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All Roads Lead To Carnsew | Hayle Pump

From Hayle Pump December 2012/January 2013
Carnsew….Dark Cliff…..a fifty foot high cliff of black basalt rock, which stood, and still stands, though transformed into the Plantation, on the southern shore of the Hayle estuary commanding an uninterrupted view of the harbour entrance.

More than two thousand years ago this was a Celtic hill fort, playing an important part in Cornwall’s trading with the classical world of Greece and Italy, and later in AD 722 repelling Anglo-Saxon invaders, ‘a victory at Hehil in the Devonian peninsula.

Here, at the foot of the fort Cornish Celts built their small, round dwellings, protected by the two earthwork ramparts, behind which they could retreat in times of possible attack.

Roman coins, minted around AD330 in Alexandria and Constantinople, found while constructing the Causeway, and the Cunaide Stone, a 5th century Roman memorial stone, discovered by workmen excavating in Plantation Lane in 1843, now repositioned on the Plantation, suggest that the Hill fort continued to be an important centre long after the Iron Age.

Ancient track ways, which also still exist today, though now covered with tarmac and traversed by cars, converged upon Carnsew. The higher ground track ran east, through High Lanes to Guildford and Angarrack, leading eventually to Carn Brea, and branching en route to hill forts at Castle Kayle and Carnkie.

Another track way, passing Copperhouse, continued to Gwithian. One led to Phillack, where traces of Iron Age burials and kitchen middens have been found, and from here forded the estuary to Lelant towards Madron and Mousehole.

A track led to Camborne, another to Nanpusker, then south-west towards Fraddam, which became the Pilgrim’s Way to Marazion and St Michael’s Mount. There are also track ways leading to St Erth, the ancient settlement of Pulsack, and, by way of fording the estuary, to Ludgvan and Penzance.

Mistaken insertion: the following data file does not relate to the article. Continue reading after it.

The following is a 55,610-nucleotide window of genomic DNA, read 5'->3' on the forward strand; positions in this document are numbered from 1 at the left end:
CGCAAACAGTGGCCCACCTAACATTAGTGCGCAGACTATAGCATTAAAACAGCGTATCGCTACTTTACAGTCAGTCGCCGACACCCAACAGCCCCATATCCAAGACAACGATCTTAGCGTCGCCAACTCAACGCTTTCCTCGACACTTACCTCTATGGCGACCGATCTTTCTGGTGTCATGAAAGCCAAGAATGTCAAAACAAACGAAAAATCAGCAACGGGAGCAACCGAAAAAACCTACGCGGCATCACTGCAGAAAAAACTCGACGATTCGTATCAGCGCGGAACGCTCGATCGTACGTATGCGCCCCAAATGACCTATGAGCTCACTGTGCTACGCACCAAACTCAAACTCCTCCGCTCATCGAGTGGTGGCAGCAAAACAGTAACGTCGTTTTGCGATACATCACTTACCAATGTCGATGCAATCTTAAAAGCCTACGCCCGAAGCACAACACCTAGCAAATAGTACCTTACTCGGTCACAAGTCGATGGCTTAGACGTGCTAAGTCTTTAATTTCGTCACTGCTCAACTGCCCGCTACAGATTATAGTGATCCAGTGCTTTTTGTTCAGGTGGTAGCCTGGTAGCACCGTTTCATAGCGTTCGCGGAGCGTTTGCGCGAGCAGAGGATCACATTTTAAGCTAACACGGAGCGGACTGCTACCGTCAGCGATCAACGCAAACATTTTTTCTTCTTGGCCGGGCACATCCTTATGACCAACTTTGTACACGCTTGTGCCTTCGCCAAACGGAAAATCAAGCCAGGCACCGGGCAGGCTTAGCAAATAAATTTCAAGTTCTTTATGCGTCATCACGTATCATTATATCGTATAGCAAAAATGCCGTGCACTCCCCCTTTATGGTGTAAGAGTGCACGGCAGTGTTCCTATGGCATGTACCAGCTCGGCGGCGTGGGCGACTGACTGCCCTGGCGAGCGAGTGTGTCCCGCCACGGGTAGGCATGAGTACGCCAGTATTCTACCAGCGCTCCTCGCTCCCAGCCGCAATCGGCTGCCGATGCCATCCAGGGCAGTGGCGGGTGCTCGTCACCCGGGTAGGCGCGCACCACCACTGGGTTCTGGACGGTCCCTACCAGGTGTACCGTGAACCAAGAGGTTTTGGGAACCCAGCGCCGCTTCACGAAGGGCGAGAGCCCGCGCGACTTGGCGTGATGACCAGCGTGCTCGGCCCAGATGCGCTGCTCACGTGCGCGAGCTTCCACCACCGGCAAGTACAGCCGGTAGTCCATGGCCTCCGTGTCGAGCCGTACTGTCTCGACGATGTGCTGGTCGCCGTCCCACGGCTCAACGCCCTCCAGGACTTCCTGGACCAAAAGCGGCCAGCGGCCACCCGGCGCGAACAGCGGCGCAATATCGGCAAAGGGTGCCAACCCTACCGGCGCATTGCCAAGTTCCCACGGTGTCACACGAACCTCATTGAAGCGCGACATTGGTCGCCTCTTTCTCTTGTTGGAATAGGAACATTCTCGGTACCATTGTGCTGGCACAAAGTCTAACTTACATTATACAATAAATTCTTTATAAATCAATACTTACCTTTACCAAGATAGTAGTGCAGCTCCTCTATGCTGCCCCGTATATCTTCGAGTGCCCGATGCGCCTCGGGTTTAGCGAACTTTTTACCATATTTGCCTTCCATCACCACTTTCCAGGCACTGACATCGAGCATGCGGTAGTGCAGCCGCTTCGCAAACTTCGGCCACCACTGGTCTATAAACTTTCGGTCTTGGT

Today we cannot see the Hill fort, but it still exists in the form of the Plantation, landscaped, supported by walls, with archways and paths. Henry Harvey, (the owner of Harvey’s Foundry), having built his ‘Triumphal Arch’ in Foundry Lane, decided in 1845 that landscaping the Hill fort would be the prelude to building his new mansion at the crest. In 1852 the West Cornwall Railway foiled Henry’s plans by cutting a swathe through the Plantation, but his ambitions ensured the preservation of the Hill fort, still keeping its mysteries, asleep under Henry’s project.

Kath Mullinger
Hayle Community Archive

Book page

PA18/05585 | Application for Refurbishment and conversion of Loggans Mill building into 16 apartments, including internal and ex 9 hours 41 min agoBook page
1939 | Fire lit at Angarrack | May Day Celebrating at Hayle 10 hours 7 min agoBook page
1933 | LICENSED PREMISES TO LET. TIHE ANGARRACK INN. near Hayle. Rent and ingoing moderate. Suit a pensioner. Apply The Brewery, 10 hours 19 min agoBook page
1934 | Villagers' Initiative Spirit Of Self-Help at Angarrack Old Mill converted into Institute 11 hours 8 min agoBook page
1934 | Whist | It is interesting to note that this is the first time in history that whist drive has been held in Angarrack 11 hours 11 min agoBook page
1841 | Having been offered for sale at Angarrack Smelting House the Goth of a refiner put it at once into a ladle and melted 5 days 8 hours agoBook page
1894 September 6 | Two Men Killed At Hayle Dynamite Works 5 days 12 hours agoBook page
180801 | Hayle Mayor Slams Boundary Changes | Hayle Town Council 1 week 6 days agoBook page
1880 | There is a report current that the smelting-works at Angarrack will shortly cease operations, but all hope that it is a r 2 weeks 1 day agoBook page
1930 | A bazaar was held at Angarrack, Hayle, on Monday, in aid of the Wesleyan chapel renovation scheme 2 weeks 1 day agoBook page
1791 | About one mile East of the copper-works is the village of Angarrack | The Universal British Directory, Camborne 2 weeks 1 day agoBook page

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